G.E. SMITH with TAYLOR BARTON
Incense, Herbs & Oils
Louisiana Red Hot Records
Live at the North Star Bar, Philly, PA

Back when ‘Saturday Night Live’ meant something, when the skits were so funny you couldn’t wait to get back to the office on Monday and start talking about them, their was one guy, a white-hot guitarist that took you to commercials every fifteen minutes. That guy, G.E. Smith, had more versatility and dexterity than most guest musicians that played on the show as featured acts. When the quality of the SNL skits took a dive, Smith’s outros became featured attractions in and of themselves as guests like Eddie Van Halen, Keith Richards and Buddy Guy would sit in with the band.

Smith’s repertoire reads like a fantasy record collection. He’s played with, performed with and been musical director for more musicians than you’d hear in a week on classic rock radio. His six year stint with Hall and Oats (1979-85) was a constant seat at the top of the pop charts. Smith then stepped off to join Saturday Night Live (1985-95) as musical director and house guitarist. He has toured with Bob Dylan, won an Emmy in 1988 and been the musical director for the Rock and Roll Hall of Fame.

The guitarist was in town to promote his recent CD Incense, Herbs & Oils, a soulfully rich collection of New Orleans-style blues and watertight drifters. Highlights include The CooCoo, Amos Moses and the brilliant Heroin. Smith’s back-up band is a complement to its leader as Paul Ossola (b), Steve Holley (d), Tom Cosgrove (g) ignite a blazing fire that rages through Smith’s two hour plus set.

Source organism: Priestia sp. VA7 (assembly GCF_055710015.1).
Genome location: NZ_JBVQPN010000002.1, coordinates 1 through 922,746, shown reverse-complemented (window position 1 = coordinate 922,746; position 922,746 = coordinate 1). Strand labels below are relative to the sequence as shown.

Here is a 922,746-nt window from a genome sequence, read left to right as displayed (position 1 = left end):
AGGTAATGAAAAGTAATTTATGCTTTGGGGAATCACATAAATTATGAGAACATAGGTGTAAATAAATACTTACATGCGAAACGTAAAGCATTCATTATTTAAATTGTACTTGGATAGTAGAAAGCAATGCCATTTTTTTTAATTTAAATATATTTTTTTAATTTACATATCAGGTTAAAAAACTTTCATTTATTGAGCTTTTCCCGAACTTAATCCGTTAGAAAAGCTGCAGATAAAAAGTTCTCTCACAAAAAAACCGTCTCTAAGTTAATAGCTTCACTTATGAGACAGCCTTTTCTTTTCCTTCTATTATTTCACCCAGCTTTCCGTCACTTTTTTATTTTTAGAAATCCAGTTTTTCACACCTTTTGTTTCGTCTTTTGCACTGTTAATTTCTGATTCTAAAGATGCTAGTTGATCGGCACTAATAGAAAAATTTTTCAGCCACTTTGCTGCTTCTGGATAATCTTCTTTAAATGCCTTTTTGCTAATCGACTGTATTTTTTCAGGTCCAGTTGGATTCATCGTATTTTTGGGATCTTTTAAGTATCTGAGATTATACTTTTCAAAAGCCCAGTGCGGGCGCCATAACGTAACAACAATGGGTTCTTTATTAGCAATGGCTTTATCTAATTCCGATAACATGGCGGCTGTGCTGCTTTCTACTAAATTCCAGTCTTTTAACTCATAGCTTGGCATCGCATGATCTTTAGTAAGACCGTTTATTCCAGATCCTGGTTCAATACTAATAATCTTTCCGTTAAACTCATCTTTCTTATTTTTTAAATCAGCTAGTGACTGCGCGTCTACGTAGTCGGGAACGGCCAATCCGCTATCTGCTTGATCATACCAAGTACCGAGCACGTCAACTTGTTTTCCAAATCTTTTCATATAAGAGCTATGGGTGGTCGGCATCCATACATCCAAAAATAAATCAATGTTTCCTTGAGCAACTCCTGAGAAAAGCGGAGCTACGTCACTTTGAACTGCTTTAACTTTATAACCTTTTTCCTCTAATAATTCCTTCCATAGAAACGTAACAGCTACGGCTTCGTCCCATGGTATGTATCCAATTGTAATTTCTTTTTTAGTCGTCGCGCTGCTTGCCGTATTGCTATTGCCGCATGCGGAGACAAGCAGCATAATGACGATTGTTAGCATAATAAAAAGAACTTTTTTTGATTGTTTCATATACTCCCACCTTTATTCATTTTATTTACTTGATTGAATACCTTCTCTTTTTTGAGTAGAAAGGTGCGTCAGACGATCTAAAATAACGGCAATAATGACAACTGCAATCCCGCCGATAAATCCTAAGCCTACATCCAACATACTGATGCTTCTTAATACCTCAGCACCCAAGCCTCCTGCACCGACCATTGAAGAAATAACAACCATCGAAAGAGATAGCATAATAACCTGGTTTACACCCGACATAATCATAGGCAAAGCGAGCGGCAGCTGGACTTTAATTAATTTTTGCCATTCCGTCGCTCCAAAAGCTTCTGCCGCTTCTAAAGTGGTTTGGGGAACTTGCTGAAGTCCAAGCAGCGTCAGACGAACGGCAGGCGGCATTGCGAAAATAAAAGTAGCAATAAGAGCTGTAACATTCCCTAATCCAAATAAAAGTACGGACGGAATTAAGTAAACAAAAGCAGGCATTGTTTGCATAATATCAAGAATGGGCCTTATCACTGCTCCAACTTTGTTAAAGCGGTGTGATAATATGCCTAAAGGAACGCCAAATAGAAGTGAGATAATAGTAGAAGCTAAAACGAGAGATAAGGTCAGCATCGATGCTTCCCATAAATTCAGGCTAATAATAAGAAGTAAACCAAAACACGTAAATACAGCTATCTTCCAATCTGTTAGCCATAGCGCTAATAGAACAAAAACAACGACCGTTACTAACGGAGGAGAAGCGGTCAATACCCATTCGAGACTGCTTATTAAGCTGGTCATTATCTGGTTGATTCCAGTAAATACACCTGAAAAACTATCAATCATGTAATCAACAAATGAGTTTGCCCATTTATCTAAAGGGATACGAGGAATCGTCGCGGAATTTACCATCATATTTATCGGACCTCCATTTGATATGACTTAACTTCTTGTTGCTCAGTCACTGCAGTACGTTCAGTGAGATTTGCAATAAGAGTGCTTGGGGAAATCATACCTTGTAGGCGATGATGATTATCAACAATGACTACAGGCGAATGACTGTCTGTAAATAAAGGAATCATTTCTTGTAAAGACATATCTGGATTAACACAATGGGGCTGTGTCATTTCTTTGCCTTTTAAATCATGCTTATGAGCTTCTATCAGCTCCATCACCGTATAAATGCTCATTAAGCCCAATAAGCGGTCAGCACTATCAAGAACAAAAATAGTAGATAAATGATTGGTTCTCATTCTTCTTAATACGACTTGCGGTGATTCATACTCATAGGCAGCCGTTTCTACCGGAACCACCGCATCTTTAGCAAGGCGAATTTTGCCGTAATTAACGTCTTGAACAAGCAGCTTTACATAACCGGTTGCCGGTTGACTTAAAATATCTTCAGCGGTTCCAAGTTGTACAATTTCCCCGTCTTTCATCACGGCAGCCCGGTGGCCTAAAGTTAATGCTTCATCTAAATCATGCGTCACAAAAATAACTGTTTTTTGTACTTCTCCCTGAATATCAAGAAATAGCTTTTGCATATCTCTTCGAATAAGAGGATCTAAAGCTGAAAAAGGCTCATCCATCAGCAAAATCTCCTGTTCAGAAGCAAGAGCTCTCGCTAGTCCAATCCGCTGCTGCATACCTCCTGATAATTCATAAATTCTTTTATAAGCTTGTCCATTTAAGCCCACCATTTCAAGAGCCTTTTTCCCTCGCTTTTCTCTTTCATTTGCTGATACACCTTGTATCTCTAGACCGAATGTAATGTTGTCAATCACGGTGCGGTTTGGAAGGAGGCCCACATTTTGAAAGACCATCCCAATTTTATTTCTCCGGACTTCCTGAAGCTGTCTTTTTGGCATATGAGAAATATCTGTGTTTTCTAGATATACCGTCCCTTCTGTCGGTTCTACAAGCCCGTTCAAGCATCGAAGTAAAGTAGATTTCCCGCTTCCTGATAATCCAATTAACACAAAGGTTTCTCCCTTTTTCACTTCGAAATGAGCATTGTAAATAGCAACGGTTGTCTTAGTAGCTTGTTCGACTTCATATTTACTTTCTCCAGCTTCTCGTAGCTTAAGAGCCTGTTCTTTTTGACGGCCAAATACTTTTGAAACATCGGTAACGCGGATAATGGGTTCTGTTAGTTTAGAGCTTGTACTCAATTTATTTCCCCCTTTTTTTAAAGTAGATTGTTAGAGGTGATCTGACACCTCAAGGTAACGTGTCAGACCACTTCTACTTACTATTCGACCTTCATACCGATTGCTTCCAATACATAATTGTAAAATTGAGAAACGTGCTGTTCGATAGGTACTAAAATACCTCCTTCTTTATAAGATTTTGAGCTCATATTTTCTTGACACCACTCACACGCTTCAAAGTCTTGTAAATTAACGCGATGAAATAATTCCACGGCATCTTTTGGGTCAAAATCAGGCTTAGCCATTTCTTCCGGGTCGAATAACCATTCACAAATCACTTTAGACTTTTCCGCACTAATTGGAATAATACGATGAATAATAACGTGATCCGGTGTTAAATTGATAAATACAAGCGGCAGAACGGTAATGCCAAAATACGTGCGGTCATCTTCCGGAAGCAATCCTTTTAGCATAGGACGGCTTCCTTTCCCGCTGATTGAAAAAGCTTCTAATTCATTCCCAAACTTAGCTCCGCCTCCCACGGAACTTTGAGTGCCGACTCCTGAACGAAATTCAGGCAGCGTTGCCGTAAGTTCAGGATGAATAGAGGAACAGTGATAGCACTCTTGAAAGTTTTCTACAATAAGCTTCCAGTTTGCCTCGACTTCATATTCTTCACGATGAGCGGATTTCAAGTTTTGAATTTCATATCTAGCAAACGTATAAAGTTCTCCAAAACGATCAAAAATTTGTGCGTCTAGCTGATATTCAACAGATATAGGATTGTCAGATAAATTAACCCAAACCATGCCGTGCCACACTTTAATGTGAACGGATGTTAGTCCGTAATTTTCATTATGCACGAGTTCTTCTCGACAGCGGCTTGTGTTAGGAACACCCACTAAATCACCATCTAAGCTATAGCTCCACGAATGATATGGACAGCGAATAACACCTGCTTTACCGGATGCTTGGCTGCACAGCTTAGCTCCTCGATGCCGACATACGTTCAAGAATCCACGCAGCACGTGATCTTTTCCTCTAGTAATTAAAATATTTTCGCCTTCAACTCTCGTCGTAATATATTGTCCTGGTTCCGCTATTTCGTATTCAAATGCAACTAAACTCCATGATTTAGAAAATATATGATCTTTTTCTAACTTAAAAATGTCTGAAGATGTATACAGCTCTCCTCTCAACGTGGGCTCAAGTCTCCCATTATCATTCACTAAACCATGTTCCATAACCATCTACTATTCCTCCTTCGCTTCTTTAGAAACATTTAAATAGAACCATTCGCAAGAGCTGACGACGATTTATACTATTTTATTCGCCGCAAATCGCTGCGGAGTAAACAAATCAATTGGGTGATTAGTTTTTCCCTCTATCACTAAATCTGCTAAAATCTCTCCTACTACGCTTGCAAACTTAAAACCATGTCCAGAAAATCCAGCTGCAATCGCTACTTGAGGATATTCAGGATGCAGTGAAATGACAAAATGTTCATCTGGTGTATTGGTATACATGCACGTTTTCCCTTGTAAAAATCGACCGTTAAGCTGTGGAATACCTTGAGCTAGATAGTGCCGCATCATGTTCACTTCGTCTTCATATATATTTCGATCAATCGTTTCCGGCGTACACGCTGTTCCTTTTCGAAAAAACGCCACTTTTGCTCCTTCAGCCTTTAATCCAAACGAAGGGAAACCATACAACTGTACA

Making it a bit of a family affair, Smith’s wife Taylor Barton opens the show with her own original set which includes husband G.E. backing her. The night ends up as a near four hour marathon and a fascinating view of G.E.’s many styles. Barton herself, praised in Rolling Stone as “projecting a lush, nurturing romanticism” captivates her live crowd with chameleon-like versatility. Her second album, Skinny Kat resembles her live act with delicate charm and gutsy theatrics though never over-done. The two make quite a team and are well worth an early visit to the club. Smith, though subtle and reserved during Barton’s opening set, is dominating to the point of complete possession when showcasing his own wares. Both have a pure American sound.